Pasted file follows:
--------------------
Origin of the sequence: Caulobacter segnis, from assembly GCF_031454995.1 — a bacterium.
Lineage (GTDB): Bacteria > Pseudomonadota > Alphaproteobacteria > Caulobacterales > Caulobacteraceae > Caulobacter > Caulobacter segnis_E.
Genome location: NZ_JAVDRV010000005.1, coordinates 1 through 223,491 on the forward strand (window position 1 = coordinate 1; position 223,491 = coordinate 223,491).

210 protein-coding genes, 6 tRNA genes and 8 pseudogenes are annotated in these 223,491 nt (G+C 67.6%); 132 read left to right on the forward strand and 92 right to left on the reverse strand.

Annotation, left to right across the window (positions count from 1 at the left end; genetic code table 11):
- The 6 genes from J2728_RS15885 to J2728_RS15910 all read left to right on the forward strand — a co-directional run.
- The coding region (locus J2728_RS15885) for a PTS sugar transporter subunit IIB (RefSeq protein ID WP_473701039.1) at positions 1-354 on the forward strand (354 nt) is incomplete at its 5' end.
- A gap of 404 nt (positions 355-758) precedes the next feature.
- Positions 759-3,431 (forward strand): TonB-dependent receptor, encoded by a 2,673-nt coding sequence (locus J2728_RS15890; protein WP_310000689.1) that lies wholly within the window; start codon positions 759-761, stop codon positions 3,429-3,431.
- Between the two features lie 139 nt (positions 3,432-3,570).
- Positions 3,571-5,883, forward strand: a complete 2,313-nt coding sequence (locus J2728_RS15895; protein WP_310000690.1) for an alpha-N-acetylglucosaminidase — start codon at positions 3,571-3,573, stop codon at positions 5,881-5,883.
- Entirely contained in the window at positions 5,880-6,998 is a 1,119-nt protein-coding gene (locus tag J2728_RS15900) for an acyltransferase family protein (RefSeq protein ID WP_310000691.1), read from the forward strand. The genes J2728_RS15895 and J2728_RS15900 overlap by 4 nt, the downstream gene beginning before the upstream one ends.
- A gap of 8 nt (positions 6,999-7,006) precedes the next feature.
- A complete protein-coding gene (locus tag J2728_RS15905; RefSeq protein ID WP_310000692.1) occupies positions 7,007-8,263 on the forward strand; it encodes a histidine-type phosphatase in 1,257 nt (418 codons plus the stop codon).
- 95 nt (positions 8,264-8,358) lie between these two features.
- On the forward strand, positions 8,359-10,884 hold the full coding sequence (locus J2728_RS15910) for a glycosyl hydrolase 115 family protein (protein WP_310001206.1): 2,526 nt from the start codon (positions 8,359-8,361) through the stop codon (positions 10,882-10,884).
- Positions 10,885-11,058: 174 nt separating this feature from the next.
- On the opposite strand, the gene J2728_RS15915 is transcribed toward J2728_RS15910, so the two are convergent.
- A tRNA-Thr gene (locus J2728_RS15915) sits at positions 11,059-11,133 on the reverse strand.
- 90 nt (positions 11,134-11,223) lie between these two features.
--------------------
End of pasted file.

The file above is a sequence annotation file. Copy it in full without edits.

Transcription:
Origin of the sequence: Caulobacter segnis, from assembly GCF_031454995.1 — a bacterium.
Lineage (GTDB): Bacteria > Pseudomonadota > Alphaproteobacteria > Caulobacterales > Caulobacteraceae > Caulobacter > Caulobacter segnis_E.
Genome location: NZ_JAVDRV010000005.1, coordinates 1 through 223,491 on the forward strand (window position 1 = coordinate 1; position 223,491 = coordinate 223,491).

210 protein-coding genes, 6 tRNA genes and 8 pseudogenes are annotated in these 223,491 nt (G+C 67.6%); 132 read left to right on the forward strand and 92 right to left on the reverse strand.

Annotation, left to right across the window (positions count from 1 at the left end; genetic code table 11):
- The 6 genes from J2728_RS15885 to J2728_RS15910 all read left to right on the forward strand — a co-directional run.
- The coding region (locus J2728_RS15885) for a PTS sugar transporter subunit IIB (RefSeq protein ID WP_473701039.1) at positions 1-354 on the forward strand (354 nt) is incomplete at its 5' end.
- A gap of 404 nt (positions 355-758) precedes the next feature.
- Positions 759-3,431 (forward strand): TonB-dependent receptor, encoded by a 2,673-nt coding sequence (locus J2728_RS15890; protein WP_310000689.1) that lies wholly within the window; start codon positions 759-761, stop codon positions 3,429-3,431.
- Between the two features lie 139 nt (positions 3,432-3,570).
- Positions 3,571-5,883, forward strand: a complete 2,313-nt coding sequence (locus J2728_RS15895; protein WP_310000690.1) for an alpha-N-acetylglucosaminidase — start codon at positions 3,571-3,573, stop codon at positions 5,881-5,883.
- Entirely contained in the window at positions 5,880-6,998 is a 1,119-nt protein-coding gene (locus tag J2728_RS15900) for an acyltransferase family protein (RefSeq protein ID WP_310000691.1), read from the forward strand. The genes J2728_RS15895 and J2728_RS15900 overlap by 4 nt, the downstream gene beginning before the upstream one ends.
- A gap of 8 nt (positions 6,999-7,006) precedes the next feature.
- A complete protein-coding gene (locus tag J2728_RS15905; RefSeq protein ID WP_310000692.1) occupies positions 7,007-8,263 on the forward strand; it encodes a histidine-type phosphatase in 1,257 nt (418 codons plus the stop codon).
- 95 nt (positions 8,264-8,358) lie between these two features.
- On the forward strand, positions 8,359-10,884 hold the full coding sequence (locus J2728_RS15910) for a glycosyl hydrolase 115 family protein (protein WP_310001206.1): 2,526 nt from the start codon (positions 8,359-8,361) through the stop codon (positions 10,882-10,884).
- Positions 10,885-11,058: 174 nt separating this feature from the next.
- On the opposite strand, the gene J2728_RS15915 is transcribed toward J2728_RS15910, so the two are convergent.
- A tRNA-Thr gene (locus J2728_RS15915) sits at positions 11,059-11,133 on the reverse strand.
- 90 nt (positions 11,134-11,223) lie between these two features.